British Expats Feeling the Pinch as Pound Tumbles to 31-Year Low

British Expats Feeling the Pinch as Pound Tumbles to 31-Year Low
Money Exchange sign shows One Pound Sterling at 46.70 Baht and it has since dropped to 44.32 Baht in a matter of days.



BANGKOK – British Expat pensioners living in Thailand are feeling the pinch as the British pound dropped to a three-decades low, after Prime Minister Theresa May’s announcement that she would begin the process of leaving the EU bloc in the first quarter of 2017.

The pound has slumped to a 31-year low against concerns over the timing of Britain’s planned exit from the European Union, according to traders. In Thailand Britons are getting only 1.00 GBP = 44.32 THB

The Sterling fell beyond its post-vote low and is down against 30 of its 31 major peers since Prime Minister Theresa May’s weekend announcement that Britain would trigger its exit from the European Union in the first quarter of 2017.

Declines have extended since Mrs May was said to refuse to prioritise the protection of the financial-services industry in negotiations with the EU.

“We have the market facing the reality that Brexit is about to begin and we could be faced with hard Brexit,” said Jane Foley, a senior currency strategist at Rabobank International in London.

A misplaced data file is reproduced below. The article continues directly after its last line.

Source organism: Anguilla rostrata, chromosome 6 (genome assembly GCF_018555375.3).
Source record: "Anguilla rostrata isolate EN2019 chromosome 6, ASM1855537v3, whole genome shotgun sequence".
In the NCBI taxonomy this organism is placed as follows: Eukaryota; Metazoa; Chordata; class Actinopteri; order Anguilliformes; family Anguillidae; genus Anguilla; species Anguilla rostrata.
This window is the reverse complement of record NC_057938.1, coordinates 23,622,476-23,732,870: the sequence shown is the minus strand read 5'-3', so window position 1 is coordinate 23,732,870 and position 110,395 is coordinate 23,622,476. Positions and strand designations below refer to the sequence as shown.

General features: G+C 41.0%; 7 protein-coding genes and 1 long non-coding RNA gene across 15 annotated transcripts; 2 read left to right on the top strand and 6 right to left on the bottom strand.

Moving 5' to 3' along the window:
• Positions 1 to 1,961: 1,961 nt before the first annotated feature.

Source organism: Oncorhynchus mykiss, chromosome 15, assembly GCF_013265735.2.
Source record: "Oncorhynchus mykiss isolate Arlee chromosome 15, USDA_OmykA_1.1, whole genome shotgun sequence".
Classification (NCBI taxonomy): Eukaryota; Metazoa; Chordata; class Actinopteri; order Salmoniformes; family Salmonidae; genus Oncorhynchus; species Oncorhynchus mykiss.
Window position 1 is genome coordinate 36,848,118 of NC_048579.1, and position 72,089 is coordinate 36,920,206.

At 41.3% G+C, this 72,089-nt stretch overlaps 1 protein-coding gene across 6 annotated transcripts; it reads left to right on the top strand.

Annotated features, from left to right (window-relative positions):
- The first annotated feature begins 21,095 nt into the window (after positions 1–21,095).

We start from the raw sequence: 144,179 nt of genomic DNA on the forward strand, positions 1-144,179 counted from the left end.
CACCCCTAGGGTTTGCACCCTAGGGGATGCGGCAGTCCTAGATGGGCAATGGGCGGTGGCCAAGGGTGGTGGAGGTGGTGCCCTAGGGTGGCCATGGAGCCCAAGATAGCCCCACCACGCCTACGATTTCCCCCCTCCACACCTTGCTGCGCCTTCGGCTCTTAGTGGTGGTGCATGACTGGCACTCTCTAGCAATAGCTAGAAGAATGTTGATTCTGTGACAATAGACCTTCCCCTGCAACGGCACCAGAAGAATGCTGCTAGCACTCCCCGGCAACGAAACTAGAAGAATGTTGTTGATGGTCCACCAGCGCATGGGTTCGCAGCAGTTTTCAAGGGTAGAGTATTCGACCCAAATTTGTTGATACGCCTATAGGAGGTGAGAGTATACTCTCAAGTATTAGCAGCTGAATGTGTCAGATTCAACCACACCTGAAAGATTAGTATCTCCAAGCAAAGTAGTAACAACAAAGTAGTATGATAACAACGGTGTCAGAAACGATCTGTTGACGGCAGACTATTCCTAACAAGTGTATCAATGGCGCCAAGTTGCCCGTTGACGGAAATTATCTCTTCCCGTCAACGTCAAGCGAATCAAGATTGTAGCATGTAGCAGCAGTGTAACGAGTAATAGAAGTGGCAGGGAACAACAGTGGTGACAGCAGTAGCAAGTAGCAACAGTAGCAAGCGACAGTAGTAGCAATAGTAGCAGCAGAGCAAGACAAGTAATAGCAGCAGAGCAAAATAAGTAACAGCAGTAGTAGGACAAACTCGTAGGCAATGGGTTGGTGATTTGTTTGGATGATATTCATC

There are also reports that “the government may not make any exceptions for the financial sector and that is just lacing the concerns the market already has about the outlook for growth, investment and jobs in the UK economy.”

Sterling fell 0.5% to $1.2781 as of 8.42am in London, and touched $1.2757, its weakest level since 1985.

During the first day of the Conservative Party’s annual conference in Birmingham on Sunday, Mrs May promised to curb immigration and set a date for Britain to trigger Article 50, which starts a two-year withdrawal process.

While that removed one risk that’s been hanging over UK businesses, the British Prime Minister failed to provide further clarity on what leaving the EU will actually look like.

The pound has fallen 14% versus the dollar since the British people voted to quit on June 23, and just completed its worst quarterly run of losses since 1984, with five straight declines.

While that move has become a focus of the post-vote angst in the UK, it’s not necessarily bad news for everyone. The weaker currency may cushion the economy by boosting exporters, and the decline has also buoyed the nation’s stock market, with the FTSE 100 Index surpassing 7,000 for the first time in 16 months on Tuesday.

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